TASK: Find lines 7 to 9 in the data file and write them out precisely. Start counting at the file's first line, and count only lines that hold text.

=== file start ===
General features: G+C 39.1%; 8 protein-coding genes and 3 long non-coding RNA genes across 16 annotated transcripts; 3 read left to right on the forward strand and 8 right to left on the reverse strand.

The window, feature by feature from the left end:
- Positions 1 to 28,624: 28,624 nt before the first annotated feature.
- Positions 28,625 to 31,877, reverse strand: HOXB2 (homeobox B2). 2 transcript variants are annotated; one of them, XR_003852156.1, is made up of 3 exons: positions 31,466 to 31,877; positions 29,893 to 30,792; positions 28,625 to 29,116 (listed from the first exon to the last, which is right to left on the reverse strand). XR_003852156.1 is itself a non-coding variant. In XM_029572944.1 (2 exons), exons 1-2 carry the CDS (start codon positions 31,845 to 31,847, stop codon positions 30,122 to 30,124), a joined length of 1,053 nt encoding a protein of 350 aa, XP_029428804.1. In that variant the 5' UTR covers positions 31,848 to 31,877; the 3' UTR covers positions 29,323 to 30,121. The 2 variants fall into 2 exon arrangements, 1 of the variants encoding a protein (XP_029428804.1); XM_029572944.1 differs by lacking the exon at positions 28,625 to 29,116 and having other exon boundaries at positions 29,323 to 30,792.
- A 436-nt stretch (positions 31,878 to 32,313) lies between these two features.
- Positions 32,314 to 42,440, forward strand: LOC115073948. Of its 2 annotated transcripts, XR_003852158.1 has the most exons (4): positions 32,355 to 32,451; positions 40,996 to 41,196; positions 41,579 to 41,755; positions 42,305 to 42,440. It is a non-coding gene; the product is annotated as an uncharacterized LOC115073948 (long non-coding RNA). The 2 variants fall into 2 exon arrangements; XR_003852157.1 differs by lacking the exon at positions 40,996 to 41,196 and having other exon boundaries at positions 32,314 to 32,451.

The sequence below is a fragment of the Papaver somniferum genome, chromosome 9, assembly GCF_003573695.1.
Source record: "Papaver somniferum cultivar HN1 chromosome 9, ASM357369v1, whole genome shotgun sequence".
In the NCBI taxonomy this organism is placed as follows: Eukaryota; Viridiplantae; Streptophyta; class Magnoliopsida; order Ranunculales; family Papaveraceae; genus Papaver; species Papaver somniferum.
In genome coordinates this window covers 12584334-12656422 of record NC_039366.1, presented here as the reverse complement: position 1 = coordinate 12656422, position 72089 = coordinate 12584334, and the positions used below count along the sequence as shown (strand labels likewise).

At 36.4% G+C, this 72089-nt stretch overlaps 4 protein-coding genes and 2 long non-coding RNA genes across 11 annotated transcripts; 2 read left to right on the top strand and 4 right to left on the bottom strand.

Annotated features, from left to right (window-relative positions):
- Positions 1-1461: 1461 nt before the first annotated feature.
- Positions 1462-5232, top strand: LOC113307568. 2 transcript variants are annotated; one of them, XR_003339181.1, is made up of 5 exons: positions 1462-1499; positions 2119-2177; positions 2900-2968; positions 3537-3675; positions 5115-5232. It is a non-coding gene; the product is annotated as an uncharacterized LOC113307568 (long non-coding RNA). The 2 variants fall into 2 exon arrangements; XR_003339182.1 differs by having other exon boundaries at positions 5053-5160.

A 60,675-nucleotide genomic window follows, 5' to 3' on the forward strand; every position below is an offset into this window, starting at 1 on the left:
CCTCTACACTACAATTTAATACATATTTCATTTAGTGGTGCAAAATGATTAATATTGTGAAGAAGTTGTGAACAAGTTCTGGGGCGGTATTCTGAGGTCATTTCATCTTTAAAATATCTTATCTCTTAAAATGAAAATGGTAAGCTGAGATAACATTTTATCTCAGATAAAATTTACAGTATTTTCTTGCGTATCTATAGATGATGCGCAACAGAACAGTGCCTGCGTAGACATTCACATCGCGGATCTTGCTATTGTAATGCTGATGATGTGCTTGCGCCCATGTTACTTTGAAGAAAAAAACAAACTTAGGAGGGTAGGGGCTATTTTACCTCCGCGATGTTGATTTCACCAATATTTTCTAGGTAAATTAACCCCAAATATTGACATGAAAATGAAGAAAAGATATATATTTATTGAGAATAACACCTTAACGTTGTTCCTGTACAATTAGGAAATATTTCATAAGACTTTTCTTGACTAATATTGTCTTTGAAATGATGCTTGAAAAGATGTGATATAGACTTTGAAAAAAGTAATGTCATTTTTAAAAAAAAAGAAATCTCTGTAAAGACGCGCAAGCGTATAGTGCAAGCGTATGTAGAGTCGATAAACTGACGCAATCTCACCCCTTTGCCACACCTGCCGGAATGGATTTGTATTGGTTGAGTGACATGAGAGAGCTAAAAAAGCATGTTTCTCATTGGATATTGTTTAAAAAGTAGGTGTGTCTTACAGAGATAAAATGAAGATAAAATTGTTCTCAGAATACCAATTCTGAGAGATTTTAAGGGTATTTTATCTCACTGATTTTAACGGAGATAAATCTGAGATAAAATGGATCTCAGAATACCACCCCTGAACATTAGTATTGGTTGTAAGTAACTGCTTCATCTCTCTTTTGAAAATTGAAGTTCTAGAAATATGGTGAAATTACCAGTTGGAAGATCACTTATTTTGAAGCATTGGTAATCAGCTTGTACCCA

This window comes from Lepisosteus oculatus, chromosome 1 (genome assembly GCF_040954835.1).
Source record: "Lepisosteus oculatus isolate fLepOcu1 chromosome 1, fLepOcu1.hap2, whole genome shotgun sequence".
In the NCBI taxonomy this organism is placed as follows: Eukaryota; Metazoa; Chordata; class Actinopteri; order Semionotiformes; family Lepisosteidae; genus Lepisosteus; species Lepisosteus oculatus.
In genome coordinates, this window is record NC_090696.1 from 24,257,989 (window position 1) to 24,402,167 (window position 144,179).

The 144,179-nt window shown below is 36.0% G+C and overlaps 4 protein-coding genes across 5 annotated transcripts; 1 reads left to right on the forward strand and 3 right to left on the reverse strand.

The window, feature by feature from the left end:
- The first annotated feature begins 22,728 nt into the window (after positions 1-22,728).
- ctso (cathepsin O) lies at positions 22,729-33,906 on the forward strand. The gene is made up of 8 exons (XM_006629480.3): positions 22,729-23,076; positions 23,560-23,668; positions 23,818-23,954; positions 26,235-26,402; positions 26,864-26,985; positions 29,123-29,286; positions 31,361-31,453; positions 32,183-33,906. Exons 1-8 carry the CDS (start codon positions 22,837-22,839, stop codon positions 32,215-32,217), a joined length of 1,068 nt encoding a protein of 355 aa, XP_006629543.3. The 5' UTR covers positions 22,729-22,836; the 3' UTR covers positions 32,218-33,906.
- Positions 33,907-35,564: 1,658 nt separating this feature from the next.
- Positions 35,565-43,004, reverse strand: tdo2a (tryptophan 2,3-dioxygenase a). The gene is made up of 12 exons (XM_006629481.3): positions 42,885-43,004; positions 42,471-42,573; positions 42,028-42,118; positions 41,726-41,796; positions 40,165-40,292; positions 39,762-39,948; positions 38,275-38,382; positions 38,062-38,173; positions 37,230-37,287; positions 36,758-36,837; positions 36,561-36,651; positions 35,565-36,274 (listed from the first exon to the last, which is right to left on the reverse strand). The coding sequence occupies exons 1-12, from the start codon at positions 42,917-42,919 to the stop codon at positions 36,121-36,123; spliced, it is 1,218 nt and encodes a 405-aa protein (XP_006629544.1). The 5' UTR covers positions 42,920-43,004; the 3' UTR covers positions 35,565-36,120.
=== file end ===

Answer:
The sequence below is a fragment of the Papaver somniferum genome, chromosome 9, assembly GCF_003573695.1.
Source record: "Papaver somniferum cultivar HN1 chromosome 9, ASM357369v1, whole genome shotgun sequence".
In the NCBI taxonomy this organism is placed as follows: Eukaryota; Viridiplantae; Streptophyta; class Magnoliopsida; order Ranunculales; family Papaveraceae; genus Papaver; species Papaver somniferum.